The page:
Op-Ed

A modest proposal: charter schools for all NC students!

About 60 years ago, the musical satirist, Tom Lehrer, wrote a song about the results of the next major war with nuclear weapons proliferation. He had a rhyme that went, “Universal bereavement, an inspiring achievement.” Perhaps we can update this to reflect what is going on in public education in our state.

Our representatives have expanded the number of allowable charter schools. We don’t need more charter schools, nor more “maggot” (that’s not a misspelling!) schools to upgrade K-12 education in North Carolina. What we need is to make all schools charter schools, allowing all parents to have a choice in where and how their children will be educated.

The Department of Public Instruction indicates that the average per pupil expenditure was approximately $8,500 for the 1.5 million students enrolled in both public and charter schools in 2012-13. Take this amount and give it in a single payment to all residents who have qualified children. Then all responsible adults can make their own choice as to which school they wish their children to attend.

If parents want children to attend a prestigious independent school, they can supplement this sum with their own resources or beg a discount scholarship from school authorities.

If parents want their children to attend a single gender school or a coed school, they can start their own by joining together and finding qualified administrators and teachers to inaugurate one. Distributing the per pupil average expenditure each year to parents is surely in keeping with the entrepreneurial spirit that has made our country great.

If parents want a single race school, they can have it. Or one that teaches in Mandarin, or Russian, or Arabic, or Hebrew, or Spanish, even one that teaches in English. Want the Common Core? Create a school that will use that curriculum. Want nothing to do with the Common Core? Start your own school! Want one that specializes in math, or science, or athletics? Get a group of parents who feel as you do and start your own. Want a school close to home? Start one! A school only with students with 120+ IQs? Done! One for children with special needs? Done! Uniforms? Done! Evolution? Done! Creationism? Done!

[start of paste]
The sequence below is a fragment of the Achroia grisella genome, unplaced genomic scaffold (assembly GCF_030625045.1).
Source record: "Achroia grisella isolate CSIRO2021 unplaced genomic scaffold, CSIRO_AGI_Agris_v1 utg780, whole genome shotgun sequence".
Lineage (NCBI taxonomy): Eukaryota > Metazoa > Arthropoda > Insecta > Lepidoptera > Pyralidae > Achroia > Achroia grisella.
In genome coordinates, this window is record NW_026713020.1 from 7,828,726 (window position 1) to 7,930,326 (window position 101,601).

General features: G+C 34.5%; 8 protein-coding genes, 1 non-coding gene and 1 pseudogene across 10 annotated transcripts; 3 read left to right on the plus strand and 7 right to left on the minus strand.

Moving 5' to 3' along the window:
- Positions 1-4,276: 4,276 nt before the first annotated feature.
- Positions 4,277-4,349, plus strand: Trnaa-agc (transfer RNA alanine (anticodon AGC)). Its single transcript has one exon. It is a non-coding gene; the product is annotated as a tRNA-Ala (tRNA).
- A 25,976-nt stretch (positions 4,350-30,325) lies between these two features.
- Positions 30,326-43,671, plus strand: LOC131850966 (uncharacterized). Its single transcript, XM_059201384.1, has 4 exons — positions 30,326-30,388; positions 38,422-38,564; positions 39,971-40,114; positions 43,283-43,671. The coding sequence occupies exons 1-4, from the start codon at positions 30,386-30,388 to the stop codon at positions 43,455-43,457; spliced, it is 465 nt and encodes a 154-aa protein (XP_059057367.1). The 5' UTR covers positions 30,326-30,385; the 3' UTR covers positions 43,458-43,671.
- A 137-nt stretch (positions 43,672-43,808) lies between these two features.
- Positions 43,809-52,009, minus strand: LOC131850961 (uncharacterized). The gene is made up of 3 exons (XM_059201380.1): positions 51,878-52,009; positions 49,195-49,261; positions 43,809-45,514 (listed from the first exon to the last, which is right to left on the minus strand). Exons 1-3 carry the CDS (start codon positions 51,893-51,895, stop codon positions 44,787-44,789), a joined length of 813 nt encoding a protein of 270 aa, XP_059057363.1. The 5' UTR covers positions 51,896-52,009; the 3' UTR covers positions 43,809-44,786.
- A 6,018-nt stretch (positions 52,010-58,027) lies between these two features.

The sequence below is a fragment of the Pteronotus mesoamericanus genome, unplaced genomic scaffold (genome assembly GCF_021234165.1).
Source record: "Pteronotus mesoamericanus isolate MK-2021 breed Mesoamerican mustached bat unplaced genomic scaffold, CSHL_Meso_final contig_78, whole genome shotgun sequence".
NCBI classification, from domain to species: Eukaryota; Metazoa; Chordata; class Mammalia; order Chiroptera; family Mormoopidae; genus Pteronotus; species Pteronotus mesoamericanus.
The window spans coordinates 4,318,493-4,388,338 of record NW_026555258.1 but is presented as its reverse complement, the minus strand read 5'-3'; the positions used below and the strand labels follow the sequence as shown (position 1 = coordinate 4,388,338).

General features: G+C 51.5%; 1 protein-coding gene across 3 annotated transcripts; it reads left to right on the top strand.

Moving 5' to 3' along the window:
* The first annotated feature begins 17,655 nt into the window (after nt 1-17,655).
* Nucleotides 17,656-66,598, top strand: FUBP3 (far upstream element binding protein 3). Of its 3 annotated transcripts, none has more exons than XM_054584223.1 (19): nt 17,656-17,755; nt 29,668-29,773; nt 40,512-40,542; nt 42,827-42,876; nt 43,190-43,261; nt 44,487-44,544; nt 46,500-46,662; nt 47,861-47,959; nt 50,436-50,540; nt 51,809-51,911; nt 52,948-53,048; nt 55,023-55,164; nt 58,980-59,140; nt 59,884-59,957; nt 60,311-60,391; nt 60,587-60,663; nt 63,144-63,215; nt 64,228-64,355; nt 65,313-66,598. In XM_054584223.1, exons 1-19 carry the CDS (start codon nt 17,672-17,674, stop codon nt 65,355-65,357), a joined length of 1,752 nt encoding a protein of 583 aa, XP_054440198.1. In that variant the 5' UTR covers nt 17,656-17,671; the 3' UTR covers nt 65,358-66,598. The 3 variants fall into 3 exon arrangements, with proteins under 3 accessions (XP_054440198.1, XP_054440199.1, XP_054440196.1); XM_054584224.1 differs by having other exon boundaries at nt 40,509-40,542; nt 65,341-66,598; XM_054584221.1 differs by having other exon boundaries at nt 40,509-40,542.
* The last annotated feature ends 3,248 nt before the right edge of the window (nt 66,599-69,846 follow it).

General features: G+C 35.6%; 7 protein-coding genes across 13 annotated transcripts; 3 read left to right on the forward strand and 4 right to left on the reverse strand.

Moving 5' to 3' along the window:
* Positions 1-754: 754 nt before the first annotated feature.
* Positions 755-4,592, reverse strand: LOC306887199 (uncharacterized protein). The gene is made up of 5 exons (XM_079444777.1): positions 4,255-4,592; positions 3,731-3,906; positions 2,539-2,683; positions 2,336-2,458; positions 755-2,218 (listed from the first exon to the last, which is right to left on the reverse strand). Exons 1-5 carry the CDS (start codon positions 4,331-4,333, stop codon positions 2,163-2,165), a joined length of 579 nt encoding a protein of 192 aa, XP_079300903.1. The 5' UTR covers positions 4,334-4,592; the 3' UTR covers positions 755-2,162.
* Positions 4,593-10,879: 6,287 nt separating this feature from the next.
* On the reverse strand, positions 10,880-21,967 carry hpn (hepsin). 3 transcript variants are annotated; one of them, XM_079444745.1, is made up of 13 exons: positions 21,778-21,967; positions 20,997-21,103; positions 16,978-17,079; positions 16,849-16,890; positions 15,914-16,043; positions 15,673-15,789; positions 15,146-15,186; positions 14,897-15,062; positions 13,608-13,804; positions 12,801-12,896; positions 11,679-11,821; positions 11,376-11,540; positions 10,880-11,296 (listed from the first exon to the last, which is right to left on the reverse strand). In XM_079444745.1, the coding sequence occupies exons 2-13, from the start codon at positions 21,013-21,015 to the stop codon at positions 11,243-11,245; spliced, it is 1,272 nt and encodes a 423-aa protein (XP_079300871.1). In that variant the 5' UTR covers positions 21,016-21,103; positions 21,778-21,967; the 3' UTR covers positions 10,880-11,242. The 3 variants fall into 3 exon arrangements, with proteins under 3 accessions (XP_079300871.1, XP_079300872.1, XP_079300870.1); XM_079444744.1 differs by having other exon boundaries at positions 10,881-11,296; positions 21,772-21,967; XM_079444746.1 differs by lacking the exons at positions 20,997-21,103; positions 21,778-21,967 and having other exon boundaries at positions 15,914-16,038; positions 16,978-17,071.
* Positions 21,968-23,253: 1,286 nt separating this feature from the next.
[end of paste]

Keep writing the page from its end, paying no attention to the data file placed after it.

With the closing of the public schools as we know them, many teachers and administrators will be available to provide professional assistance in the start-up processes of any institution.

And the state has only to benefit from this. As schools are founded, a great demand will be created to rent the now-closed public schools. The state will begin to collect income from this demand.

And these rentals are not the only competition that the greatness of America fosters. Entrepreneurs will arise among the teaching professionals now out of work to start their own charters. Some may even entice students with more creative and economical curricula, reducing costs below the amount given yearly to parents so that those who enroll can keep the economy achieved.

Maybe some parents will follow the lead to homeschooling and retain the entire payment from the state for their own personal use as they take personal charge of the education of their children. This may go far in reducing our welfare rolls.

Boards of education? Not a problem! As parents enroll their children in these now universal charter independent schools, each with its own board, they become eligible to vote for board members and serve as such since all must be chosen solely among parents of children enrolled in each school. Local control is a built-in benefit of the process.

But what if parents still want the kind of school they have always had? They had better move to Texas following those teachers who are leaving North Carolina for the Lone Star State. Perhaps North Carolinians have figured out that our license plate motto, “First in Flight,” pertains to the movement of our good teachers. First in flight, good night, last one out turn out the light. “Universal achievement, an inspiring bereavement!”

Gilbert C. Brown, Ed.D., of Chapel Hill was the headmaster of the American School of Rio de Janeiro, Brazil, from 1963 to 1987 and director general of the Lincoln School, San Jose, Costa Rica, from 1989 until his retirement in 1993.

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